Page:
Future Schlock

Wired magazine's NextFest 2004 filled San Francisco's Fort Mason exhibition center over the weekend with thousands of eager earthlings looking to be dazzled by the latest in gee-whiz tech.

I wait through the long line of those of us who had not bought advance tix and dive right in. I find myself confronted with a nice young man demonstrating the Gummi from Sony, a "bendable, credit-card sized computer interface." The idea is that instead of typing, or pressing buttons, or moving a joystick, you bend this little credit card thingy. Not obvious to you what the advantage of bending a credit card might be? Me neither. Unfortunately, I remain unenlightened on this matter, because the Gummi had broken. "It worked really well this morning," the nice young man pointed out helpfully.

Next door was the Reality Helmet. Supposedly, this helmet takes the sounds and images that surround you in the real world and translate them into different sounds and images you experience inside the Reality Helmet. But when I strap in, all I get was a very static purple image with pink in the middle, and a recurring loop of not very interesting electronic sound. I try waving my hands in front of it, clapping loudly in front of it, and swinging my head from side to side, but nothing I can do interrupted the monotonous loop inside the helmet. The problem, the man from Reality Helmet explains, is that we were just in the wrong environment. Not a good one for the helmet. Right helmet, wrong reality.

No worries, there are fascinating things everywhere. Nearby, You're the Conductor - A Digital Conducting Experience for the Public invited me to "Find your inner musician." A video of a symphony orchestra is projected on a screen. I am instructed to stand in front of the screen, and wave around odd microphone-size thing. The faster I wave the thing, the faster the video plays. And the farther I move it from side to side, the louder the music gets.

Wow. A volume control.
Hooray. A speed control.

I am told that this project was supposed to give me "a visceral sense of what it feels like to conduct a real orchestra." Are you listening, Michael Tilson-Thomas? That's what you orchestra conductors do, right? Control the speed and volume?

It's occurring to me that orchestra conductors get paid an awful lot for controlling an orchestra's speed and volume. Actually, it's occurring to me that the people who made this exhibit must know nothing about music. Incredibly, the contraption is the result of the combined efforts of Immersion Music, Stanford University, and ETH Zurich. Even more incredibly, it is booked two years out in museums around the country.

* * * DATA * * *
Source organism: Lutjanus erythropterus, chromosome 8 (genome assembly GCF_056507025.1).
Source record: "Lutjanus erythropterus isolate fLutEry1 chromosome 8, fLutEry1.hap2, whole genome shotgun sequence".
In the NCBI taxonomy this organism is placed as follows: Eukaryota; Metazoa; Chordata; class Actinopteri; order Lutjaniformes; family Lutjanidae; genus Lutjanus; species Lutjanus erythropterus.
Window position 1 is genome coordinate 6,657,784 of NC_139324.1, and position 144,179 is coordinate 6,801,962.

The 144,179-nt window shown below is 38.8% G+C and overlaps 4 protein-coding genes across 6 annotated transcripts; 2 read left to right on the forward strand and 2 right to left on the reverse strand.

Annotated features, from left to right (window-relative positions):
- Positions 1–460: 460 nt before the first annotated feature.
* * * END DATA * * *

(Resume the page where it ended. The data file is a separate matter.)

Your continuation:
"Find your inner musician."

Actually kids, you'd be much better off with a beat-up guitar. Volume and speed? Bah. You can learn about dynamics and tempo. And also melody, harmony, rhythm, timbre, tunings, the feel of a string vibrating under your finger, and how differences between your skin and fingernails change the sound.

Even a pair of rocks would be an improvement. In addition to your basic speed and volume, you can explore rhythm, phrasing, swing, and timbre. And you'll have way more fun knocking them together than you will waving this black plastic cigar-thingy around.

Say, I should contact some of these museums and offer them a couple of rocks. I could cut them a sweet deal.

Anyone else noticing that the marketing of this hi-tech junk is even more vacuous than your average corporate drivel?

Next to the canned orchestra is the Intel pavilion, festively adorned with banners proclaiming that "In the future, you will not have to learn about technology. Technology will learn about you."

"Technology will learn about me?" I ask the Intel rep.

"Yes," he beams.

"Sounds like a nightmare," I answer. There is one of those awkward moments.

"Yes, there is an element of that," he answers, smile still frozen in place.

Next stop: the KBOT by Human Emulation Robotics. KBOTs are somewhat lifelike looking heads covered with a stretchy, skin-like material and filled with little motors and chips. They are capable of making human-like expressions. Think the next-generation of Disneyland's Pirates of the Caribbean. The display placard informs us that the applications of this technology include "Advertising and Marketing" and "High End Toys."

In fact, many of the informational placards the exhibits sport announce the technologies' usefulness for "Advertising and Marketing" and "High End Toys." (Of course, if the You're the Conductor placard had been accurate, the "Applications" field would have read "None.") The other common applications are "Military" and "Security." War and play, marketing and security, it is getting hard to keep things straight these days.